Eric Devendorf

That was the list of the starters. That does not even account for the freshman who has significant playing time from the bench, which would include players such as:

Stephen Thompson
Dave Johnson
Gene Waldron
Tony Bland
Rafael Addison
Wendell Alexis
DeShaun Williams
Louie Orr
Eddie Moss
Billy Edelin
Ron Payton
Richie Manning

Does Jim Boeheim start seniors and juniors over freshman more often? Sure he does. It would be foolish to think he would do otherwise. Seniors are more experienced, typically bigger and stronger, smarter on the court, and therefore, you would hope, better players. Do you think Derrick Coleman as a freshman was equal to Derrick Coleman as a senior? If you had Derrick Coleman (senior) on your team, would you take him out of the starting lineup so Derrick Coleman (freshman) could start? Of course not.

Historically speaking, when the freshman is deserving of playing time over his teammates, he has received it.


Wednesday, February 14, 2007

Guards... be the playmakers

I may have more to write tomorrow on the Syracuse / South Florida game. Here's my quick observation. With 9 minutes left in the game, Demetris Nichols has taken only 6 shots in the game. He scored 57 points the past two games combined, and he's only taken six shots this game. Yes, he is cold... but let me repeat he's taken only 6 six shots this game.

Eric Devondorf and Josh Wright, who've been cold for a month or so (or so it seems), have taken upon themselves to heave up 18 shots so far (making only six). Only four assists between them.

All I know is if a guy has been carrying you lately, ride him. Rautins was 4-7 early in the second half from three point range. Hasn't taken a shot in the last 10 minutes. Devo and Wright... you've got to make an smart effort to get the ball to Rautins, or to get Demetris free... or get the ball to Watkins down low.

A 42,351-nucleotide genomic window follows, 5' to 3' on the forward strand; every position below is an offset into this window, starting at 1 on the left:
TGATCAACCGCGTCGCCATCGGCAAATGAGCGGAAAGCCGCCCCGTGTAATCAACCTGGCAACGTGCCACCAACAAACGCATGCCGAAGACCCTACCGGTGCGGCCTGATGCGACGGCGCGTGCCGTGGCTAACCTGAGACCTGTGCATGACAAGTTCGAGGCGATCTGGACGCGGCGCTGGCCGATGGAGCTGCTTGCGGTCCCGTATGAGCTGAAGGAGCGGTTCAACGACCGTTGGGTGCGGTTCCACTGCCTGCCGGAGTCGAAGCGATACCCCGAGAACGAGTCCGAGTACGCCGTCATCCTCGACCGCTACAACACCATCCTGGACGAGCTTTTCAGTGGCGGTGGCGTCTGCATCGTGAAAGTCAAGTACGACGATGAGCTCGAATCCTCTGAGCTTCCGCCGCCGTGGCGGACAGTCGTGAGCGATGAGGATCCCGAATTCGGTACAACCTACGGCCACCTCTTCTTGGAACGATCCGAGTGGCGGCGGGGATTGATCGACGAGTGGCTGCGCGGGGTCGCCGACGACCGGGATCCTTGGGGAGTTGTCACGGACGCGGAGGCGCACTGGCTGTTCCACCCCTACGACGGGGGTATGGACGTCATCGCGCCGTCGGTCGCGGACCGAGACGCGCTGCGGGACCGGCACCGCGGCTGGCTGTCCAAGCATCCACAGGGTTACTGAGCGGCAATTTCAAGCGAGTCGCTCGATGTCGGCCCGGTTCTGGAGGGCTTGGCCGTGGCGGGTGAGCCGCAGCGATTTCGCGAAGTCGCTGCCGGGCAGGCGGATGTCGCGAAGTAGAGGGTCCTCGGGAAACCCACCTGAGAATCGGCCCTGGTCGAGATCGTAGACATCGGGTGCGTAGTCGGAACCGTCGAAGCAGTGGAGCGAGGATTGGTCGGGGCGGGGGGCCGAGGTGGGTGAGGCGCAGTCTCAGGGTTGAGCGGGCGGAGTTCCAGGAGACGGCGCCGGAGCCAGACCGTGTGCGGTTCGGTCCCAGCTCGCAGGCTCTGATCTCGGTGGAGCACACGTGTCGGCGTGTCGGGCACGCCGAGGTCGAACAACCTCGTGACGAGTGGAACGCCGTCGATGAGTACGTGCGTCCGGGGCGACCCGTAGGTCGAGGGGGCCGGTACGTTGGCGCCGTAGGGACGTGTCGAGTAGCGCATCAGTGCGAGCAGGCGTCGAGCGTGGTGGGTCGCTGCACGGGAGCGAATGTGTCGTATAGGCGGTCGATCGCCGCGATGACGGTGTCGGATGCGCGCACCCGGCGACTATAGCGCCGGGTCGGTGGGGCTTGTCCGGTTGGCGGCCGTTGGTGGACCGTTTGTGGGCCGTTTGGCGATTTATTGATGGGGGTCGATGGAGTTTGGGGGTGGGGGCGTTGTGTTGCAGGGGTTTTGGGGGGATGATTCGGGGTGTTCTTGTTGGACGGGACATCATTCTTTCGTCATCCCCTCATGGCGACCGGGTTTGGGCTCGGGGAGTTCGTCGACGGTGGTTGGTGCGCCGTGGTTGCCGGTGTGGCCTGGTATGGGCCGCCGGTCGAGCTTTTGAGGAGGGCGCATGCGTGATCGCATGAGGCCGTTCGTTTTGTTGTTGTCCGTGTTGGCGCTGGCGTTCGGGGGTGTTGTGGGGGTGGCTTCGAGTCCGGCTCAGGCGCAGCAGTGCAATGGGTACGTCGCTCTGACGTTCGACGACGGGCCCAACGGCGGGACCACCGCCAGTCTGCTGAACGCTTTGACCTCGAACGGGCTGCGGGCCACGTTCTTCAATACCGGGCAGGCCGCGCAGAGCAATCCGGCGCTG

Again, guards... make the play. Get the rest of the guys into the game.

We may very well win this game... we've been leading most of it, though close. Our guards aren't playing it smart though.

Sunday, February 11, 2007

Nichols Nets 37

Syracuse held of a last minute surge from St. Johns to win 76-74 in a “must win” scenario for the Orange. Having gone 1-3 the four games prior to today’s game, I think they need to finish the regular season 6-0 (short of having to run the Big East tournament… again!). That would make the Orange 7-3 in their last 10 regular season games. They dug themselves a deep hole, and need to climb out of it.

Demetris Nichols was the hero of the day, putting up a career high 37 points on some outstanding shooting. 14 of 24 from the floor, and 7 of 13 from three point range. Probably more impressive for Nichols was that he pulled down 10 rebounds.

Nichols effort was the best for an Orangemen since Gerry McNamara torched Davidson for 38 in December of 2005. It was the most points ever for an Orangeman in a Big East game, breaking the previous team record held by Hakim Warrick. And the 37 point effort is tied (with many) for 17th place on the all-time Syracuse single game scoring list.

An interesting side note was that Nichols only made two free throws. The last Syracuse player to score 37+ points with two or less free throws was Dennis DuVal, who scored 37 against Bucknell on January 23, 1974 on 18-30 shooting, with 1 free throw.

Andy Rautins had a big day too, scoring 14 points on 4-5 shooting from three point range (5-7 from the field overall).

This years team has been one of the better Syracuse free throw shooting squads. Yet today, they went cold, 12-23, missing 11 free throws. The culprits? It was not the usual suspects. Darryl Watkins and Terrence Roberts shot a combined 7 of 11 from the free throw line.